December is here, the old year is drawing to a close and – in Scandinavia at least – the days are getting shorter and darker.

In Denmark, this in itself is as good an excuse as any to partake in a bit of hygge: the supposed national pastime with the allegedly untranslatable name. The word hygge has been defined as everything from ‘cosiness’ to ‘the art of living well,’ and the concept has become something of a cultural export in the past couple of years.

Hygge means different things to different people. But there are a few recurring characteristics that most Danes would agree are essential or archetypical components of a genuine hygge session.

Hygge is often a social affair: a time-out from the hectic pace of everyday life, shared with friends or family. More often than not it involves food and drink – particularly of the delectable or indulgent variety. Some would even claim that there can be no hygge without something to nibble on.

Another sure-fire way (pun only somewhat intended) to amp up the hygge factor is to light a few candles. Even Danes who aren’t fans of this particular form of mood lighting will at least be familiar with the notion and probably have a candlelight connoisseur or two among their acquaintances.

With these three essential components in mind, the Advent celebration – observed on the four Sundays leading up to Christmas – is one that lends itself particularly well to some good old-fashioned hygge.

At the heart of it all is the lighting of the four candles on the Advent wreath. It starts on the first Sunday of Advent, with one more candle lit on each subsequent Sunday until just before Christmas, when all four of them shine away and bathe the room in their warm glow.

Wreaths come in many shapes and sizes, the traditional one being woven with evergreens and hung from the ceiling with red ribbons. Today, however, some forego the wreath altogether and stick to tasteful arrangements of square candles and perhaps a sprig of holly or fir.

Adherents of the famed Scandinavian ‘minimalist chic,’ meanwhile, may opt for a simple yet stylish designer candelabrum. No matter the arrangement, the candles remain the essential and immutable component of the Advent celebration.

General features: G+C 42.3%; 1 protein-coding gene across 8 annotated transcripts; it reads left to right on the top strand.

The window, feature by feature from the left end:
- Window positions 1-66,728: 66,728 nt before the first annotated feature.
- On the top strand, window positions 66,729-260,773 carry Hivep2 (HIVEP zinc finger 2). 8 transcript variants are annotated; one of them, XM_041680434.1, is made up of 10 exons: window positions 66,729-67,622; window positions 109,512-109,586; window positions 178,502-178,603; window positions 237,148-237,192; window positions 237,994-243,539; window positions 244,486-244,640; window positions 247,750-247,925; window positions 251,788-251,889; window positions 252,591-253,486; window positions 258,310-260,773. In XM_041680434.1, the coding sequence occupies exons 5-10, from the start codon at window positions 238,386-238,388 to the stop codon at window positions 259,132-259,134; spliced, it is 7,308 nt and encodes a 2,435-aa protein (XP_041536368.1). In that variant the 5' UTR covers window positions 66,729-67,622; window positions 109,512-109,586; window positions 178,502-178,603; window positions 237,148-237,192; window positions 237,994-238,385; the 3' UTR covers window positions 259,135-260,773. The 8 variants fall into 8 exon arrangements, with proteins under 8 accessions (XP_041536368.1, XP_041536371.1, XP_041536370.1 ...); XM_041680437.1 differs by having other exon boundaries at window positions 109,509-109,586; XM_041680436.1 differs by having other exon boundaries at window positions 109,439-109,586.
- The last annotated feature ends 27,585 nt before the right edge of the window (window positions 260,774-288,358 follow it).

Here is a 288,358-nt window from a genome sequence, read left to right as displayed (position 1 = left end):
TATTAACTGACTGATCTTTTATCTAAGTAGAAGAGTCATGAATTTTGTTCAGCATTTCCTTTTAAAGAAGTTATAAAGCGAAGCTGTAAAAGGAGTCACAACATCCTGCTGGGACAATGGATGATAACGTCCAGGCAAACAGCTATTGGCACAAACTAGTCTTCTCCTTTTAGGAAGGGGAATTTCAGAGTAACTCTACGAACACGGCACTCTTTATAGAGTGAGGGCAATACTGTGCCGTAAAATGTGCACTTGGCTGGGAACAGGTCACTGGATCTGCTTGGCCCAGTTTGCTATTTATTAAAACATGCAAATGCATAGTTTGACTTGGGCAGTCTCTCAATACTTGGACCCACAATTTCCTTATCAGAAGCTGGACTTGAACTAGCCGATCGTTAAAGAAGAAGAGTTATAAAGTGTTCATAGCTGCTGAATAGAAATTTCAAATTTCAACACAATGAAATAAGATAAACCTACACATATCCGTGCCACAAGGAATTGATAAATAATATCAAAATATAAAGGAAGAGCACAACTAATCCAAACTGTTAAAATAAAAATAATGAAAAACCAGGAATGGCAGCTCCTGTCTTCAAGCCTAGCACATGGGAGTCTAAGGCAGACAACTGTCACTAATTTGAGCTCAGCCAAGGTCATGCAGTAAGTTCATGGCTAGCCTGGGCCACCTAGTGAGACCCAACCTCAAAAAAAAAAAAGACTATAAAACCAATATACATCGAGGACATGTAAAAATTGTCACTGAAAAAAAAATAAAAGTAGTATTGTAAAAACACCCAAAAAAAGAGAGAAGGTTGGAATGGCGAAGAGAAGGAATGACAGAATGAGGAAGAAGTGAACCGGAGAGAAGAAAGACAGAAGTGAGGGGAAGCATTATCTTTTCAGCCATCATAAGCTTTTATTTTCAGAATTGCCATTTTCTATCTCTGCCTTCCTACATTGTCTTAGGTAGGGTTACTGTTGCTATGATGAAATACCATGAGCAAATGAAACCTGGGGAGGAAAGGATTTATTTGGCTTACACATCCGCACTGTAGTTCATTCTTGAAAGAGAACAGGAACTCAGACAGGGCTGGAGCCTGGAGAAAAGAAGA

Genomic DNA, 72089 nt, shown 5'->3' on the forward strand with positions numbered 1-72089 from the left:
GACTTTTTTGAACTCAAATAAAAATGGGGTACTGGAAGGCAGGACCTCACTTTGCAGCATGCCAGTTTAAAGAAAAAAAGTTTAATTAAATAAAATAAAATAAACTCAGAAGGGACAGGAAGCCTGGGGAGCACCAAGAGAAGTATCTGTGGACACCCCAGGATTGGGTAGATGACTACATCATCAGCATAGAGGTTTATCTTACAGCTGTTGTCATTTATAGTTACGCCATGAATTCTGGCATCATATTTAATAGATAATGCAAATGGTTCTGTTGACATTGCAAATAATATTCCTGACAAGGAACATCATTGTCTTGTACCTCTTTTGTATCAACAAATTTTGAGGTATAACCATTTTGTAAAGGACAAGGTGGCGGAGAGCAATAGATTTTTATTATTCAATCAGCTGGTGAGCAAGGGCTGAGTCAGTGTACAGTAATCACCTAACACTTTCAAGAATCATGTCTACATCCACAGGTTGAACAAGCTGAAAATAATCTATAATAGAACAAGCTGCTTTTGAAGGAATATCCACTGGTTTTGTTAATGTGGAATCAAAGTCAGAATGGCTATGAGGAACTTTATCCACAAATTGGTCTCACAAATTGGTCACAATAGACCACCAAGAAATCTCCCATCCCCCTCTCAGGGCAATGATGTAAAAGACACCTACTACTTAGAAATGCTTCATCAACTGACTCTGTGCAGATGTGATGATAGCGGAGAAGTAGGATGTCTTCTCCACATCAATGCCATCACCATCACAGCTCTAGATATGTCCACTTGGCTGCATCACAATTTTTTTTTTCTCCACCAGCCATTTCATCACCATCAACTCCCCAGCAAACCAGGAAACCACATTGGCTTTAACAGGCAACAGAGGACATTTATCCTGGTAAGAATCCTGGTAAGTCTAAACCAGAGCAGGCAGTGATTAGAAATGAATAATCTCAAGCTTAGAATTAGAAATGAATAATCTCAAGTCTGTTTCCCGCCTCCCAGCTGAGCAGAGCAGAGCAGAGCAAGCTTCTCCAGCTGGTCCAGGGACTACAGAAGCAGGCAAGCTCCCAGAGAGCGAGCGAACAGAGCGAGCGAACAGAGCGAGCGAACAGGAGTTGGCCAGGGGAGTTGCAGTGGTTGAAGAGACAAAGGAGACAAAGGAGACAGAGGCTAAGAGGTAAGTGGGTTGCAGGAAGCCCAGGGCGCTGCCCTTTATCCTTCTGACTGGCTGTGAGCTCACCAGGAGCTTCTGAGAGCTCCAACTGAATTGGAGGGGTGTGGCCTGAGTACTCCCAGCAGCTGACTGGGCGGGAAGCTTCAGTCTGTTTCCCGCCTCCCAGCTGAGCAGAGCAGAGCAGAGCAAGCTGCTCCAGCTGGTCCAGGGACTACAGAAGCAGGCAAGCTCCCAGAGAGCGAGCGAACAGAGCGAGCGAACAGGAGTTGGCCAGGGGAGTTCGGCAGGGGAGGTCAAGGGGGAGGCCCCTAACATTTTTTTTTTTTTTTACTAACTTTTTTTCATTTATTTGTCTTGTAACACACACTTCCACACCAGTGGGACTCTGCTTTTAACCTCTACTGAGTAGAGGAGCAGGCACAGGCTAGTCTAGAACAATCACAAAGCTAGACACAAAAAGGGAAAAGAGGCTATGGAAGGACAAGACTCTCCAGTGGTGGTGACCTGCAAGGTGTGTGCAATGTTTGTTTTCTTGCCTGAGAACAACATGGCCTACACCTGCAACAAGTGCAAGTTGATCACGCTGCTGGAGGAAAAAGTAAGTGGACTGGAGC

But there can be no Advent hygge – or indeed any hygge at all – without something delicious to eat. In my family, and in many others, the Danish yuletide treats known as æbleskiver have been a fixture of Advent and other festive get-togethers for generations.

The treat itself, a fluffier, sphere-shaped cousin of the crêpe, has undergone a makeover or two through the years. Few people today prepare them with the apple slices that gave them their name. But they are still cooked in a traditional, designated æbleskiver pan – one of the rare pieces of cookware that only come out of the cupboard for a limited time each year. Æbleskiver are eaten with sugar and preserves. And they are washed down, of course, with a warming cup of gløgg: the Scandinavian version of mulled wine.

Thus we make it through the dark month of December: surrounded by our nearest and dearest, with a bite of something sweet to eat in one hand and a nice warm drink in the other. And all in the warm glow of the Advent candles that illuminate the midwinter darkness, reminding us of the brighter days that await us in the new year.

How to make æbleskiver

  • 300g wheat flour
  • ½ tsp salt
  • 2 tsp sugar
  • 1 tsp ground cardamom
  • 1 tsp baking soda
  • 3 eggs
  • 400ml buttermilk
  • Butter or oil for frying


1. Mix the dry ingredients together in a large bowl.

2. Separate the yolks and whites of the eggs. Retain both.

3. Stir the egg yolks and buttermilk together in a smaller bowl.

4. Pour the wet ingredients into the larger bowl and stir well.

5. Whip the egg whites in a separate bowl until stiff.

6. Fold the whipped egg whites in the batter carefully.

7. Fry in the æbleskiver pan with a little butter/oil.

8. When the batter starts letting go of the sides of the indentation in the pan, flip the æbleskiver and heat until they’re cooked through.

9. Serve with icing sugar and jam – and gløgg, of course!

Expert tip

Use a knitting needle to flip the æbleskiver. It can be tricky, but you’ll get the hang of it before the batch is done. And don’t worry – even if they’re not perfectly round spheres, they’ll still taste great! If you don’t have an æbleskiver pan, you could try a blini pan. The batter also makes delicious waffles.

Junie’s gløgg

  • 1 bottle of red wine
  • 100ml port
  • 50ml blackcurrant cordial
  • 50-100g sugar
  • 50g almonds
  • 75g raisins
  • Zest of 1-2 clementines or 1 orange
  • 1 cinnamon stick
  • 6 cloves
  • 1 star anise
  • Small piece of fresh, peeled ginger


1. Place the spices in a tea bag.

2. Pour half of the wine into a large saucepan and add 50ml sugar, along with the almonds, raisins, zest and the bag of spices.

3. Cover and heat until nearly boiling. Remove from stove.

4. Leave to stand for 30 mins, then add the rest of the red wine.

5. Reheat the gløgg until nearly boiling. Add more sugar to taste.

6. Add the port and serve hot.

This article first appeared in the December 2016 edition of STP’s Icebreaker newsletter.

Nordic culture